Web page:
Table_1_What Makes Musical Prodigies?.docx (763.2 kB)
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Table_1_What Makes Musical Prodigies?.docx

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posted on 11.12.2020, 04:02 by Chanel Marion-St-Onge, Michael W. Weiss, Megha Sharda, Isabelle Peretz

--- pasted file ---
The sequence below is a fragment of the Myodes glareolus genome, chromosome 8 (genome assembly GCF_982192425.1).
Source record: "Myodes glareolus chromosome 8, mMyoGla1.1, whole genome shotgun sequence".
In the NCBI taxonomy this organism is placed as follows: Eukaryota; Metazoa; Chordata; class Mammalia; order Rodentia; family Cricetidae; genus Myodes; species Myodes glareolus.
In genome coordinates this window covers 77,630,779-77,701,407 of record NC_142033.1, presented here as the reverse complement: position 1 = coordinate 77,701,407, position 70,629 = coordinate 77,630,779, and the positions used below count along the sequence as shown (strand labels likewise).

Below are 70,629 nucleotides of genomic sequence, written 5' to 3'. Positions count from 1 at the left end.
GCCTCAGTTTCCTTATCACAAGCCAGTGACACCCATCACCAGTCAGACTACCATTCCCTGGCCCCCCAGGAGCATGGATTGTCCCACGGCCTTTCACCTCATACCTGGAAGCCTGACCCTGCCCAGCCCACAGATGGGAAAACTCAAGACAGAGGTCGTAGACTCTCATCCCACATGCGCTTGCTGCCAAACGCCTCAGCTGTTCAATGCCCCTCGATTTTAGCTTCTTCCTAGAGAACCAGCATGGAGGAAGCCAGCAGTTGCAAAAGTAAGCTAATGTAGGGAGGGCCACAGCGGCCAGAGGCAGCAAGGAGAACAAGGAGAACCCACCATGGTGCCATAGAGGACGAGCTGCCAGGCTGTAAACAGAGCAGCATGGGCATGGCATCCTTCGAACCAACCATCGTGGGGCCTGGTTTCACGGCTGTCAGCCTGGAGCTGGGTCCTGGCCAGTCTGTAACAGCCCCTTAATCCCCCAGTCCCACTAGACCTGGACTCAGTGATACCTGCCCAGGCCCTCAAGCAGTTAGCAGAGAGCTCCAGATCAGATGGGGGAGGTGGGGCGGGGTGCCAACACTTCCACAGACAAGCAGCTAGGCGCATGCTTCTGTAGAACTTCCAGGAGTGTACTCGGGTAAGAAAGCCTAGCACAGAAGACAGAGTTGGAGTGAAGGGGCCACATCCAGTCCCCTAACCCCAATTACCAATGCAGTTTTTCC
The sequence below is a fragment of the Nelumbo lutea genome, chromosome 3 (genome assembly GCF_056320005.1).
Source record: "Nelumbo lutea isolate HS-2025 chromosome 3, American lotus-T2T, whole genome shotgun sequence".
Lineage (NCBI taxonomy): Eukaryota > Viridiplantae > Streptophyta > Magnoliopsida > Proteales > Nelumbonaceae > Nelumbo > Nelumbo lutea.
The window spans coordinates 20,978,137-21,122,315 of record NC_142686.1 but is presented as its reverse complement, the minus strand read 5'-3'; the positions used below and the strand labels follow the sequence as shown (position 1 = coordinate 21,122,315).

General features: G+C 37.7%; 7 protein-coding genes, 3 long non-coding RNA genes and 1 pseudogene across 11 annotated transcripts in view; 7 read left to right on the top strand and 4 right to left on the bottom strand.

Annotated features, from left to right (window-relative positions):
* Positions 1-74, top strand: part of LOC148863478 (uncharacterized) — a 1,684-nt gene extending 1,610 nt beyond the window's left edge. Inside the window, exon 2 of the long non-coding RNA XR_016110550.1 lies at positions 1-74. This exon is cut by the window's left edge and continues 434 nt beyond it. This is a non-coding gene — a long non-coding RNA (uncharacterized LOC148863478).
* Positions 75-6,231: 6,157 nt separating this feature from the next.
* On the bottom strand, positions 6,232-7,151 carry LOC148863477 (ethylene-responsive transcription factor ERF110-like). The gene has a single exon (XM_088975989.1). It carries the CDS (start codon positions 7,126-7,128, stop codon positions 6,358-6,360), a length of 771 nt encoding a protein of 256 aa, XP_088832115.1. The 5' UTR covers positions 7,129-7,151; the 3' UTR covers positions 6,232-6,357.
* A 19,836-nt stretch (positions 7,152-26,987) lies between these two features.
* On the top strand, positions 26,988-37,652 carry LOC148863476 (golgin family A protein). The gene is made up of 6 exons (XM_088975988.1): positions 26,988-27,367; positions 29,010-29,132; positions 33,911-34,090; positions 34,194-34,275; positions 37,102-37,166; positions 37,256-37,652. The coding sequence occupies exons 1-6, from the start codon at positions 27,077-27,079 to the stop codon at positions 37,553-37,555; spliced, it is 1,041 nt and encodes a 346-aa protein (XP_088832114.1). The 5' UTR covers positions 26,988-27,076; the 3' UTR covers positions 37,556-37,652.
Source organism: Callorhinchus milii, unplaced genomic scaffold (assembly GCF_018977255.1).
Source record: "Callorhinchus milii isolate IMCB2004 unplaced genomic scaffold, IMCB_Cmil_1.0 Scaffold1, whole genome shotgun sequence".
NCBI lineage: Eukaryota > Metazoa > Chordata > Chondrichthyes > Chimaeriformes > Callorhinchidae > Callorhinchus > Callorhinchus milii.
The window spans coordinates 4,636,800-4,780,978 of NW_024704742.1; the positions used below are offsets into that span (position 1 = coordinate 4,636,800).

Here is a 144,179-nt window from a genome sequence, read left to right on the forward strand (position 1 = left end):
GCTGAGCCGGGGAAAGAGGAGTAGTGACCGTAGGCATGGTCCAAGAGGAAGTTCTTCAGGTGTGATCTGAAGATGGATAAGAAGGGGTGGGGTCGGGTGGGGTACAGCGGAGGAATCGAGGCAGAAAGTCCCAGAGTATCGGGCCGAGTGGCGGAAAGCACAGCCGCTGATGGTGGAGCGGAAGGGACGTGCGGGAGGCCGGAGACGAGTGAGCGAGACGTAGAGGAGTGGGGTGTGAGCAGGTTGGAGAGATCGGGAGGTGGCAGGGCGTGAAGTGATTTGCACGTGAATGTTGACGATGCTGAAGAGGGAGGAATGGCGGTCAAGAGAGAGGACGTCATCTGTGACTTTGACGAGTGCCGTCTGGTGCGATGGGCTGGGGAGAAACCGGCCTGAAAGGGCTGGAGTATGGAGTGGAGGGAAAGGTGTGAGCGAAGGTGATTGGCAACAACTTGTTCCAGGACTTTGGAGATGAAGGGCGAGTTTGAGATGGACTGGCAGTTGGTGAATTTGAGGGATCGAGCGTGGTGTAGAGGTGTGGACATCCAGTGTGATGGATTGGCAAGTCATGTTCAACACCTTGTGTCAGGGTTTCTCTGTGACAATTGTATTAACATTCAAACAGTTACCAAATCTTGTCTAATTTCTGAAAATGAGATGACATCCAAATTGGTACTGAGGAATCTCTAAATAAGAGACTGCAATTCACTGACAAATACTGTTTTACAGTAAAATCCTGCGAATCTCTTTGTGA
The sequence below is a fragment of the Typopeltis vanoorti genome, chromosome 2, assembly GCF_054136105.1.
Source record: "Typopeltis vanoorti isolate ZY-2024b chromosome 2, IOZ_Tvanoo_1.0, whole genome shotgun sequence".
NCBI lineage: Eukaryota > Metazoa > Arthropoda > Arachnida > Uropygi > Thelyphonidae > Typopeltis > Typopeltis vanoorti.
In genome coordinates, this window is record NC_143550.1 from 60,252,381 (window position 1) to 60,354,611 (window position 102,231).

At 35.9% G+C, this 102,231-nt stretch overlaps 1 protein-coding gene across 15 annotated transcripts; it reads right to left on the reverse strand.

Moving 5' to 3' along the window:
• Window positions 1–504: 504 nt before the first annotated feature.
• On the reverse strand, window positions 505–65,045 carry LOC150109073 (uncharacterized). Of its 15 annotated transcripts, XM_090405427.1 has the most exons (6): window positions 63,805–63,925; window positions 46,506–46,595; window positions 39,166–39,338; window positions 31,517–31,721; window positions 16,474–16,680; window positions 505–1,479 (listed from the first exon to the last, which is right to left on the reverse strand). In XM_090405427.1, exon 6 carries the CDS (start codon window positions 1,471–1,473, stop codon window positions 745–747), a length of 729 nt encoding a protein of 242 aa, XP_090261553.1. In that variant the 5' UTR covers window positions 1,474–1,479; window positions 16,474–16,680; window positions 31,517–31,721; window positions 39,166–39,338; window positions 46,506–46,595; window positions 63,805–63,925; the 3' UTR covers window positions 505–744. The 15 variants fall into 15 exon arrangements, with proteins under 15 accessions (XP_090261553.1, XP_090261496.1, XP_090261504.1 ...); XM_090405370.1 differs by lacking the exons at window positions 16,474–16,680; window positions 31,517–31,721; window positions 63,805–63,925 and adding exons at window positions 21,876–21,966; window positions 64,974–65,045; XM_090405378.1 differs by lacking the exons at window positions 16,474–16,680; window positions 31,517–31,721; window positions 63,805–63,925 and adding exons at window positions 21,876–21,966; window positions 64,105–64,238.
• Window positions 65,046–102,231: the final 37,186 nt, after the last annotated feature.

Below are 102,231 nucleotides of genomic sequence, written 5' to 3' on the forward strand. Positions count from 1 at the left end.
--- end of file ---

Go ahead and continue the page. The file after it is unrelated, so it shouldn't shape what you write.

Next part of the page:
Musical prodigies reach exceptionally high levels of achievement before adolescence. Despite longstanding interest and fascination in musical prodigies, little is known about their psychological profile. Here we assess to what extent practice, intelligence, and personality make musical prodigies a distinct category of musician. Nineteen former or current musical prodigies (aged 12–34) were compared to 35 musicians (aged 14–37) with either an early (mean age 6) or late (mean age 10) start but similar amount of musical training, and 16 non-musicians (aged 14–34). All completed a Wechsler IQ test, the Big Five Inventory, the Autism Spectrum Quotient, the Barcelona Music Reward Questionnaire, the Dispositional Flow Scale, and a detailed history of their lifetime music practice. None of the psychological traits distinguished musical prodigies from control musicians or non-musicians except their propensity to report flow during practice. The other aspects that differentiated musical prodigies from their peers were the intensity of their practice before adolescence, and the source of their motivation when they began to play. Thus practice, by itself, does not make a prodigy. The results are compatible with multifactorial models of expertise, with prodigies lying at the high end of the continuum. In summary, prodigies are expected to present brain predispositions facilitating their success in learning an instrument, which could be amplified by their early and intense practice happening at a moment when brain plasticity is heightened.